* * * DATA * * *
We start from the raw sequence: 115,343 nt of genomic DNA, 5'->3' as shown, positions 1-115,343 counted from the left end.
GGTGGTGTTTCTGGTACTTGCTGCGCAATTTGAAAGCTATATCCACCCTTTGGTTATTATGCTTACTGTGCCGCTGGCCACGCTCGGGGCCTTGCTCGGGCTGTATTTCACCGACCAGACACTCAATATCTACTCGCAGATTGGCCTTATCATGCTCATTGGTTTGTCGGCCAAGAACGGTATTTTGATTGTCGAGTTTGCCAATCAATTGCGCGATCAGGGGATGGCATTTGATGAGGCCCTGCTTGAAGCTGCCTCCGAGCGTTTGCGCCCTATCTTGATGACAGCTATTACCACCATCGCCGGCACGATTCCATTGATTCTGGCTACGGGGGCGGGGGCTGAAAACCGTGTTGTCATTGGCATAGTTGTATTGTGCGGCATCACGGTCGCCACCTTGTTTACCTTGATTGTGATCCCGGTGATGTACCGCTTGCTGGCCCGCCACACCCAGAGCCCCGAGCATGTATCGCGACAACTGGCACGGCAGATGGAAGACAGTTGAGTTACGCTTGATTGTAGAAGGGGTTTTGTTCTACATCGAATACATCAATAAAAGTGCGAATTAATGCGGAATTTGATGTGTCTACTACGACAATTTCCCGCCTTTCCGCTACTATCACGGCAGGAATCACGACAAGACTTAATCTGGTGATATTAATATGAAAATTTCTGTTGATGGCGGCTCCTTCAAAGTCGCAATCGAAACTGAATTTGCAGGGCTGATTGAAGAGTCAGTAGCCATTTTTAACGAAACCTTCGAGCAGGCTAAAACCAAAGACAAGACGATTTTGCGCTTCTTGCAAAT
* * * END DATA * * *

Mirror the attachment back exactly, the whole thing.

We start from the raw sequence: 115,343 nt of genomic DNA, 5'->3' as shown, positions 1-115,343 counted from the left end.
GGTGGTGTTTCTGGTACTTGCTGCGCAATTTGAAAGCTATATCCACCCTTTGGTTATTATGCTTACTGTGCCGCTGGCCACGCTCGGGGCCTTGCTCGGGCTGTATTTCACCGACCAGACACTCAATATCTACTCGCAGATTGGCCTTATCATGCTCATTGGTTTGTCGGCCAAGAACGGTATTTTGATTGTCGAGTTTGCCAATCAATTGCGCGATCAGGGGATGGCATTTGATGAGGCCCTGCTTGAAGCTGCCTCCGAGCGTTTGCGCCCTATCTTGATGACAGCTATTACCACCATCGCCGGCACGATTCCATTGATTCTGGCTACGGGGGCGGGGGCTGAAAACCGTGTTGTCATTGGCATAGTTGTATTGTGCGGCATCACGGTCGCCACCTTGTTTACCTTGATTGTGATCCCGGTGATGTACCGCTTGCTGGCCCGCCACACCCAGAGCCCCGAGCATGTATCGCGACAACTGGCACGGCAGATGGAAGACAGTTGAGTTACGCTTGATTGTAGAAGGGGTTTTGTTCTACATCGAATACATCAATAAAAGTGCGAATTAATGCGGAATTTGATGTGTCTACTACGACAATTTCCCGCCTTTCCGCTACTATCACGGCAGGAATCACGACAAGACTTAATCTGGTGATATTAATATGAAAATTTCTGTTGATGGCGGCTCCTTCAAAGTCGCAATCGAAACTGAATTTGCAGGGCTGATTGAAGAGTCAGTAGCCATTTTTAACGAAACCTTCGAGCAGGCTAAAACCAAAGACAAGACGATTTTGCGCTTCTTGCAAAT